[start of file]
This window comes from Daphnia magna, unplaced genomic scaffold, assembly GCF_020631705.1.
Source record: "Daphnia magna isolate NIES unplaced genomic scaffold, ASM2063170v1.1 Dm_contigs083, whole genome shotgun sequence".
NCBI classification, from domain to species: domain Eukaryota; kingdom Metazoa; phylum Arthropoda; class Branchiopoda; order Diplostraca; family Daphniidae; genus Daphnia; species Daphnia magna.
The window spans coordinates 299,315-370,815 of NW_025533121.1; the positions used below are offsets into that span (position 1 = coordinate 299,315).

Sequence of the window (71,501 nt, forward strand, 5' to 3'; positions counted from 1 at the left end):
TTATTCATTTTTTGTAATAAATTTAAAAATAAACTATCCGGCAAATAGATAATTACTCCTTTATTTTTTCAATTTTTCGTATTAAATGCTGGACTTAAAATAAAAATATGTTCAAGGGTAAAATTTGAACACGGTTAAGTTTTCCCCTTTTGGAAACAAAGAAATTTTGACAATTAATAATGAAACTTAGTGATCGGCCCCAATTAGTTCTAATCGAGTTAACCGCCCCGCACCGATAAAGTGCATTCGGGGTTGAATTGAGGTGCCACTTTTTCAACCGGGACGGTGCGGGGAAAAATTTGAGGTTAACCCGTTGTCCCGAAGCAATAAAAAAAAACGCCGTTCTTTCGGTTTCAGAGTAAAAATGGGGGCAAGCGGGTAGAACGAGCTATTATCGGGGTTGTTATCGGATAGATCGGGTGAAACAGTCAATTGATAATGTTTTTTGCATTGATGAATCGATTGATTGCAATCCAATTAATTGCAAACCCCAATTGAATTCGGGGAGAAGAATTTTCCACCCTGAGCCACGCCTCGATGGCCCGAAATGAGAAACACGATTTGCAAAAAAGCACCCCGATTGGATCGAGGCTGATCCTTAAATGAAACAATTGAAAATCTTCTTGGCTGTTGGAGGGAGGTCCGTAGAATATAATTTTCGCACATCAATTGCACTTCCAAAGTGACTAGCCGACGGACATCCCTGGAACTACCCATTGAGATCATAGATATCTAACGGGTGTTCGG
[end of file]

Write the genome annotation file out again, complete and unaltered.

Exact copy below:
This window comes from Daphnia magna, unplaced genomic scaffold, assembly GCF_020631705.1.
Source record: "Daphnia magna isolate NIES unplaced genomic scaffold, ASM2063170v1.1 Dm_contigs083, whole genome shotgun sequence".
NCBI classification, from domain to species: domain Eukaryota; kingdom Metazoa; phylum Arthropoda; class Branchiopoda; order Diplostraca; family Daphniidae; genus Daphnia; species Daphnia magna.
The window spans coordinates 299,315-370,815 of NW_025533121.1; the positions used below are offsets into that span (position 1 = coordinate 299,315).

Sequence of the window (71,501 nt, forward strand, 5' to 3'; positions counted from 1 at the left end):
TTATTCATTTTTTGTAATAAATTTAAAAATAAACTATCCGGCAAATAGATAATTACTCCTTTATTTTTTCAATTTTTCGTATTAAATGCTGGACTTAAAATAAAAATATGTTCAAGGGTAAAATTTGAACACGGTTAAGTTTTCCCCTTTTGGAAACAAAGAAATTTTGACAATTAATAATGAAACTTAGTGATCGGCCCCAATTAGTTCTAATCGAGTTAACCGCCCCGCACCGATAAAGTGCATTCGGGGTTGAATTGAGGTGCCACTTTTTCAACCGGGACGGTGCGGGGAAAAATTTGAGGTTAACCCGTTGTCCCGAAGCAATAAAAAAAAACGCCGTTCTTTCGGTTTCAGAGTAAAAATGGGGGCAAGCGGGTAGAACGAGCTATTATCGGGGTTGTTATCGGATAGATCGGGTGAAACAGTCAATTGATAATGTTTTTTGCATTGATGAATCGATTGATTGCAATCCAATTAATTGCAAACCCCAATTGAATTCGGGGAGAAGAATTTTCCACCCTGAGCCACGCCTCGATGGCCCGAAATGAGAAACACGATTTGCAAAAAAGCACCCCGATTGGATCGAGGCTGATCCTTAAATGAAACAATTGAAAATCTTCTTGGCTGTTGGAGGGAGGTCCGTAGAATATAATTTTCGCACATCAATTGCACTTCCAAAGTGACTAGCCGACGGACATCCCTGGAACTACCCATTGAGATCATAGATATCTAACGGGTGTTCGG